This is the first book I have read by this Australian author who is reportedly working on her third and fourth novels. The first, Rosalee Station was published in 2011. I enjoyed Jacaranda, finding it a quick, light romantic read with a satisfying ‘happy ever after’ ending, and I wish Mandy Magro success with it.

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About The Author

Mandy Magro lives on the family fruit farm in Dimbulah, Tropical North Queensland, with her husband, Drew, and her young daughter, Chloe Rose. She loves writing about the Australian outback and all the wonderful characters who live there, and her own many adventures on the land have made her the passionate country woman she is today.

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15 Comments (+add yours?)

  1. Margaret Lynette Sharp
    May 21, 2012 @ 11:16:40

    I think your review gives readers enough information to judge whether or not they would like this book. The plot sounds fine to me, but I don’t like bad language, although I concede it is pretty widely used, adds realism and aids in characterisation.

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  2. Tahlia Newland
    May 21, 2012 @ 12:36:11

    It’s good to see aussie books being talked about. I toured a lot in Queensland when I was a performer, so I can see the setting clearly. Like Margaret, I’m not keen on profanities, but I had to use some in my new YA novella because it wouldn’t be right of the character didn’t use them. I kept them to a minimum though.

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  3. Stephanie @ Read in a Single Sitting
    May 21, 2012 @ 12:52:24

    Yay for cowboys! I know what you mean about unnatural dialogue, though. I often find that it’s when authors are trying to write true-to-life dialogue that it begins to feel forced.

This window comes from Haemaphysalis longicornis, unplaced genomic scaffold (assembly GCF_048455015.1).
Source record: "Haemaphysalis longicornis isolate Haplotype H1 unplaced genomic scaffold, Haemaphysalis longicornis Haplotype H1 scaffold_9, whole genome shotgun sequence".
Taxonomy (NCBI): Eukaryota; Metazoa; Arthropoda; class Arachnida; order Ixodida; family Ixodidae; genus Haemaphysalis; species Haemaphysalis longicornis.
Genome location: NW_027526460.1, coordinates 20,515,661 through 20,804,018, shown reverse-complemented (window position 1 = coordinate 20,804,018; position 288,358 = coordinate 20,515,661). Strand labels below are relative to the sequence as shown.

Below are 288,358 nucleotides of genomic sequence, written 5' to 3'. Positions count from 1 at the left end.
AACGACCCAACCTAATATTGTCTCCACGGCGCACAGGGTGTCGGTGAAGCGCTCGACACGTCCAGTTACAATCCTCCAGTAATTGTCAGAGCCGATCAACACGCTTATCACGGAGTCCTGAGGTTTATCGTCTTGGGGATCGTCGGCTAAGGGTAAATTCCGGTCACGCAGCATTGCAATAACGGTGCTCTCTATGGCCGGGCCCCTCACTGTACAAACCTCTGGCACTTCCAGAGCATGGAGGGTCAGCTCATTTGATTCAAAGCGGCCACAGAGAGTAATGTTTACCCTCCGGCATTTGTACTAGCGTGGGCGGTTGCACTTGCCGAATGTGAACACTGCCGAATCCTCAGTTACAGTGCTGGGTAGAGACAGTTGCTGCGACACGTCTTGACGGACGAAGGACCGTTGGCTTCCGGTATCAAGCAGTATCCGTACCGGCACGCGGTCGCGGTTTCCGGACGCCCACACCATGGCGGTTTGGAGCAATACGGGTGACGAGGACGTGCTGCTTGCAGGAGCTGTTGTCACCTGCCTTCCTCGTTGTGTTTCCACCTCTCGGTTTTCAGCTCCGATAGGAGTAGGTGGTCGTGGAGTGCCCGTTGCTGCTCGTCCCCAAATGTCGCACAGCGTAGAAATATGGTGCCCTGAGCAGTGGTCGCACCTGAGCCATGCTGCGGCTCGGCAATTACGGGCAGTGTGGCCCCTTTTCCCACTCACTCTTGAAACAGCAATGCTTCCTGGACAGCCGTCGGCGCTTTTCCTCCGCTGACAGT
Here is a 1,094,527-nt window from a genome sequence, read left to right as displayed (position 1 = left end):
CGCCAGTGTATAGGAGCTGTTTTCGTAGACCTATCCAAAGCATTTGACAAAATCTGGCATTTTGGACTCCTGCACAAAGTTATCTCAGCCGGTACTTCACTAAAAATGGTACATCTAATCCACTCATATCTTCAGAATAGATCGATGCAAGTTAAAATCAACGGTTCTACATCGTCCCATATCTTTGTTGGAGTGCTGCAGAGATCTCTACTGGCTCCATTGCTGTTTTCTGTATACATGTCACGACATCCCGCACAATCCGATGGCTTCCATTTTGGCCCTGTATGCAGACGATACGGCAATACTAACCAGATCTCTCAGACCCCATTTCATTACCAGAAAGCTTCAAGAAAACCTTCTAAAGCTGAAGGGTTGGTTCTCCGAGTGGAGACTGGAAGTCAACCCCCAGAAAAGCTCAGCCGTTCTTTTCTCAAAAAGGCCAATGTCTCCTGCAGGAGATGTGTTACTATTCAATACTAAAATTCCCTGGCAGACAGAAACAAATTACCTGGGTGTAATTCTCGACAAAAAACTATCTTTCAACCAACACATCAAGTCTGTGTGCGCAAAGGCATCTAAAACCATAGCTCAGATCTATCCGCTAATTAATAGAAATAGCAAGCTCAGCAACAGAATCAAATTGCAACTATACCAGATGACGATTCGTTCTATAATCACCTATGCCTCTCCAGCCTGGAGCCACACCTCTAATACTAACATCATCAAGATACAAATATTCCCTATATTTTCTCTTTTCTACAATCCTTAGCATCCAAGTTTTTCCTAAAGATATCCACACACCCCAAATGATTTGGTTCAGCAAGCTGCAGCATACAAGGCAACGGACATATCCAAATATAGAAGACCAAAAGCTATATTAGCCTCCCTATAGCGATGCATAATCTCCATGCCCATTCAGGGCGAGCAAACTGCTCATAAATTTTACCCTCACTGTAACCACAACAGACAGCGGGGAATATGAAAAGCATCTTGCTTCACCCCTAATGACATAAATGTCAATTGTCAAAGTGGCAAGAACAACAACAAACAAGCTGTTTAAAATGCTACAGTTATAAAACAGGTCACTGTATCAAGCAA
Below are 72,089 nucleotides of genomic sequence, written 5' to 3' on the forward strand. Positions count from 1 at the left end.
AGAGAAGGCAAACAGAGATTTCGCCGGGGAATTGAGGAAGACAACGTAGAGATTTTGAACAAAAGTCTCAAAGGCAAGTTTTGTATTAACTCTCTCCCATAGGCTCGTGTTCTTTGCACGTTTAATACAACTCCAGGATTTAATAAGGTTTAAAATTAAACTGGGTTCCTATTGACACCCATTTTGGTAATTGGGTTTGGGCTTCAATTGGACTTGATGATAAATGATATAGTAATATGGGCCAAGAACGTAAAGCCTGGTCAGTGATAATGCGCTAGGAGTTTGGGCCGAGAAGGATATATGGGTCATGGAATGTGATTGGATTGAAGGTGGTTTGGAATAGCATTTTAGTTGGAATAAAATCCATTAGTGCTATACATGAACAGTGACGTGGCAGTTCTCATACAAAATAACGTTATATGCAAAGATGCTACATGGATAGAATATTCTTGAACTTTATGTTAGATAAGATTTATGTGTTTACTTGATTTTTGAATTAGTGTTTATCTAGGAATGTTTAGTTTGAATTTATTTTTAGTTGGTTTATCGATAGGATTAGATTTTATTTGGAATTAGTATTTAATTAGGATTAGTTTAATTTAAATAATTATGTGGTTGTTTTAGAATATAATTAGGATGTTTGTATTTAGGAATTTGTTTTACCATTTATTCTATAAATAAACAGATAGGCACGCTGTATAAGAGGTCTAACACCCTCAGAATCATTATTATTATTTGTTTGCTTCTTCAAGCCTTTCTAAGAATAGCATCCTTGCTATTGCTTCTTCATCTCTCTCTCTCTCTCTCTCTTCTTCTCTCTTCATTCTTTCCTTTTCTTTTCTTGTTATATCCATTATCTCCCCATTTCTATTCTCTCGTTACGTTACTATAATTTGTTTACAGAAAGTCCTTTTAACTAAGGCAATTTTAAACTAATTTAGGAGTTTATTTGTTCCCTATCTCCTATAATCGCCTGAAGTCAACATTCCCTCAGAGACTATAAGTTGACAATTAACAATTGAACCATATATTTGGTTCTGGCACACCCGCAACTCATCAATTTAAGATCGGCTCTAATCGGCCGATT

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  4. Judith
    May 21, 2012 @ 18:42:03

    I’m smiling at the cover! What’s this about the hat? Almost every other Australian book I see on your blog has a woman with a hat on the cover. Amusing. I assume you wear one too? 😉

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    • shelleyrae @ Book'd Out
      May 22, 2012 @ 15:57:03

      LOL um no, but the hat which is known as an Akubra (actually a brand but used more generically) is popular in the ‘bush’ – sort of our equivalent of a cowboy hat and given the sun you do need one.

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      • Judith
        May 23, 2012 @ 02:58:16

        Ah, I learned something, never heard of an Akubra. Of course, a straw hat with flowers would do the job (of keeping the sun out) just as nicely? 🙂

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  5. The Australian Bookshelf
    May 21, 2012 @ 18:51:24

    You’ve given this a fair review Shelleyrae. I agree that it was a light and easy read, but you’re right the dialogue got to me a bit too.

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  6. mandymagro
    May 22, 2012 @ 07:42:27

    Thank you, for a lovely review 🙂

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  7. Karly Lane
    May 22, 2012 @ 15:55:37

    Don’t get me started on the hats Judith!!!! The publishers are branding rural lit with hats on covers- my poor old characters have never even worn a hat–not once! in any of my books but they still get a hat on the cover! 😀 I have begged for no hat on the next cover…we shall wait and see what happens (I’m not holding my breath though!) however- the covers have all been beautiful on all the rural lit girls, books and it makes up for the hats!

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  8. Trackback: Romance 2012: What’s being reviewed? | Australian Women Writers Challenge Blog